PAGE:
Master of theatre
Veteran theatre person V. Ramamurthy speaks of the total experience of theatre that implies team work, discipline and dedication.
“I wanted to be a Jack of all trades and master of at least one,” those were the words of V. Ramamurthy, a person who has dedicated 55 years to theatre and lighting design. Having touched all aspects of theatre, including m
ime, and set his mind on one, this National School of Drama alumnus says, “It’s the desire of most people to act. But, when technology and techniques develop we too are influenced and therefore make choices.”
When he speaks of his entry into theatre he is also drawing our attention to the reason for the absence of dedicated theatre professionals in the early years. Often people are compelled to take to theatre as a part-time activity despite being passionate about it because theatre was not paying enough. Such an approach benefited neither the nine-to-five job nor theatre. When realisation dawned, Ramamurthy gave up his job with Indian Telephone Industries, Bangalore, and moved to the National School of Drama(NSD) to pursue the course in direction.
“I have no regrets. There has been no looking back, and life has been full of smooth take offs and rough landings, as well as the reverse. It happens in every profession,” says this master in theatre design who received training at the East-West Centre, Hawaii, and had a three-year stint at the Institute of Theatre Technology, New York.
“New York was an exciting phase of my career. I had the opportunity to work with Kliegl Bros, the pioneers in the field of designing and installing lighting for theatre films and television. Theatre is considered an industry, people in theatre have so much security. Tickets are priced high, yet you have performances that go on for years at the Broadway. Unfortunately this is not so in our country,” he says.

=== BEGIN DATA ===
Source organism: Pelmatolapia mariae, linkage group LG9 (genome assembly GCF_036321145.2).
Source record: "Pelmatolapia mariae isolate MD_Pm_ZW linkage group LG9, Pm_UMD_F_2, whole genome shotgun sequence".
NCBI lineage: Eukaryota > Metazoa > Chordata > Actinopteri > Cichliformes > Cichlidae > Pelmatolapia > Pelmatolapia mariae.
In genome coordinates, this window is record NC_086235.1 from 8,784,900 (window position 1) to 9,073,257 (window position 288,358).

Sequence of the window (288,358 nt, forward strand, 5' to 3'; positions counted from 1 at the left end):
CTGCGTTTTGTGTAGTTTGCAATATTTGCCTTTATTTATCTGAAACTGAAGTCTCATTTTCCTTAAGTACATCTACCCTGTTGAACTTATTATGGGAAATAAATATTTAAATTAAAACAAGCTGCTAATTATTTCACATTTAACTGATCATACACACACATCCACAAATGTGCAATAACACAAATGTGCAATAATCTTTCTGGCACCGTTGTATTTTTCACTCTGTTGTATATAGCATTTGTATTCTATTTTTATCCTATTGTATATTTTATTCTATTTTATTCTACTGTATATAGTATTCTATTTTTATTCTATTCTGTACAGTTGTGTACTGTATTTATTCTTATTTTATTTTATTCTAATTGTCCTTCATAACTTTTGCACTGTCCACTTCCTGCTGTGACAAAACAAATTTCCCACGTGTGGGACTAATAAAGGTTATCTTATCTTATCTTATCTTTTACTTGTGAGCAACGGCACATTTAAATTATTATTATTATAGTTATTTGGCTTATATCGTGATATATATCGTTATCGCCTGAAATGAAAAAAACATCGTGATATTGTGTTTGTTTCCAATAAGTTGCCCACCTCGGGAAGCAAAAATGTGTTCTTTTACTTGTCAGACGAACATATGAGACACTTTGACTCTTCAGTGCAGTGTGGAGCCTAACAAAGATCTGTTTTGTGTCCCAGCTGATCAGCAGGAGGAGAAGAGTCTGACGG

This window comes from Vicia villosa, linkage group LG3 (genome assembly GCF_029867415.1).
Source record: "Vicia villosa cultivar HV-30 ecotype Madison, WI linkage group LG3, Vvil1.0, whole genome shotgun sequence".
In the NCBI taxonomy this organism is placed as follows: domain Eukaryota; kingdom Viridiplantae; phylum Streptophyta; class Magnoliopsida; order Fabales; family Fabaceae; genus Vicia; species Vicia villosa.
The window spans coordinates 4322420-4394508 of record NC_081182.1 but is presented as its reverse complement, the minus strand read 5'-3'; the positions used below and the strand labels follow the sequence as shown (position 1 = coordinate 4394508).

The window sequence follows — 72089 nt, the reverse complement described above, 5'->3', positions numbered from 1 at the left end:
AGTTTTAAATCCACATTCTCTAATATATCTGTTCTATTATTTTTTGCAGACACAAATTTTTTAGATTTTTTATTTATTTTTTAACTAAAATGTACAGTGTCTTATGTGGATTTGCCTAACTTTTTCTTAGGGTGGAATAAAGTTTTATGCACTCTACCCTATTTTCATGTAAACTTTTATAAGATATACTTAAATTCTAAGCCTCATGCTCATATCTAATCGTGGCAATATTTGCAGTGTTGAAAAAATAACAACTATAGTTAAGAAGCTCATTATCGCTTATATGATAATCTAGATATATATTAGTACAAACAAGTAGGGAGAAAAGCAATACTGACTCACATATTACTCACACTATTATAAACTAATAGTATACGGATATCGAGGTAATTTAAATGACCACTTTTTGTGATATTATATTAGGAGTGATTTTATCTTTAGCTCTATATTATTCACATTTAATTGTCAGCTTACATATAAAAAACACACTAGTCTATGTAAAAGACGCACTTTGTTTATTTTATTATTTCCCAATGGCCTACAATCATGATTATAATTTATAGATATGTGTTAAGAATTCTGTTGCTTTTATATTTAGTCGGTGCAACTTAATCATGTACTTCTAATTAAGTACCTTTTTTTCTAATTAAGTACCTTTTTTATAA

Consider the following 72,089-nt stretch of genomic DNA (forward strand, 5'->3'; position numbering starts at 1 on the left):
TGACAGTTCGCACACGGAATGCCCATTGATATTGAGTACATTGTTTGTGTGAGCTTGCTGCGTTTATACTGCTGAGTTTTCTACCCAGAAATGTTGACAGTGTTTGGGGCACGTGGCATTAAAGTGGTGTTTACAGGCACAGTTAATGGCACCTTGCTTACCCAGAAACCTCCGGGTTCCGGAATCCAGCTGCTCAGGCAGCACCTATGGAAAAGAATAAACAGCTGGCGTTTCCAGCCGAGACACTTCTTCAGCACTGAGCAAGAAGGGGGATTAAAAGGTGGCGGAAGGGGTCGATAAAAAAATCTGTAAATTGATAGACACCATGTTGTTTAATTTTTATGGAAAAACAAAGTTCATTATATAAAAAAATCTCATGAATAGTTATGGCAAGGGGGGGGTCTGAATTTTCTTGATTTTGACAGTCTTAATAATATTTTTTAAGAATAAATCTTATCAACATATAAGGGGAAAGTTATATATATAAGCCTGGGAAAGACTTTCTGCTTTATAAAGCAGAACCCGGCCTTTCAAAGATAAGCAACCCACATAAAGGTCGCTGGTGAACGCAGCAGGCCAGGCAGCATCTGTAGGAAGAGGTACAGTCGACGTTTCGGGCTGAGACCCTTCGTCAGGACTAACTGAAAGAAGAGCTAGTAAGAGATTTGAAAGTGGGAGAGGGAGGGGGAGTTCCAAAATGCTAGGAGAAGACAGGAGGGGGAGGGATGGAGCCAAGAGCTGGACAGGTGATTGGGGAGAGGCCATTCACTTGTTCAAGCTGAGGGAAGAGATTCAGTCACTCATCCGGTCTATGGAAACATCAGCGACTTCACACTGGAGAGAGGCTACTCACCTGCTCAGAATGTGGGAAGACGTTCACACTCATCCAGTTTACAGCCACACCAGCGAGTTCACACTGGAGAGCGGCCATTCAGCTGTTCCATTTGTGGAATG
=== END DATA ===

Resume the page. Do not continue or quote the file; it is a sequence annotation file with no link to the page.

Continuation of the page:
It has been the bane of theatre in our country that there always was a line dividing the professional and the amateurs.
“Why don’t we speak of amateur engineers, doctors or administrators? Why this division of the professional and the amateur for theatre?” is his question. Among the early graduates from NSD to start out as a freelancer, a major influence on him has been the towering personality of Ebrahim Alkazi the theatre director who knew what a theatre space should look like and inspired a whole generation in all fields of production. Not surprising therefore to hear Ramamurthy speaking of the total experience of theatre which implies team work, discipline, dedication and a spirit of equality that gives a “pleasure that money cannot give.”
In Thiruvananthapuram to lead a 10-day Women’s Technical Theatre Workshop by Nireeksha, V. Ramamurthy moves on with the conviction that he is a part of the relay team handing over to the succeeding generations traditional knowledge and the will to innovate, in order to ensure variety and dynamism to theatre.
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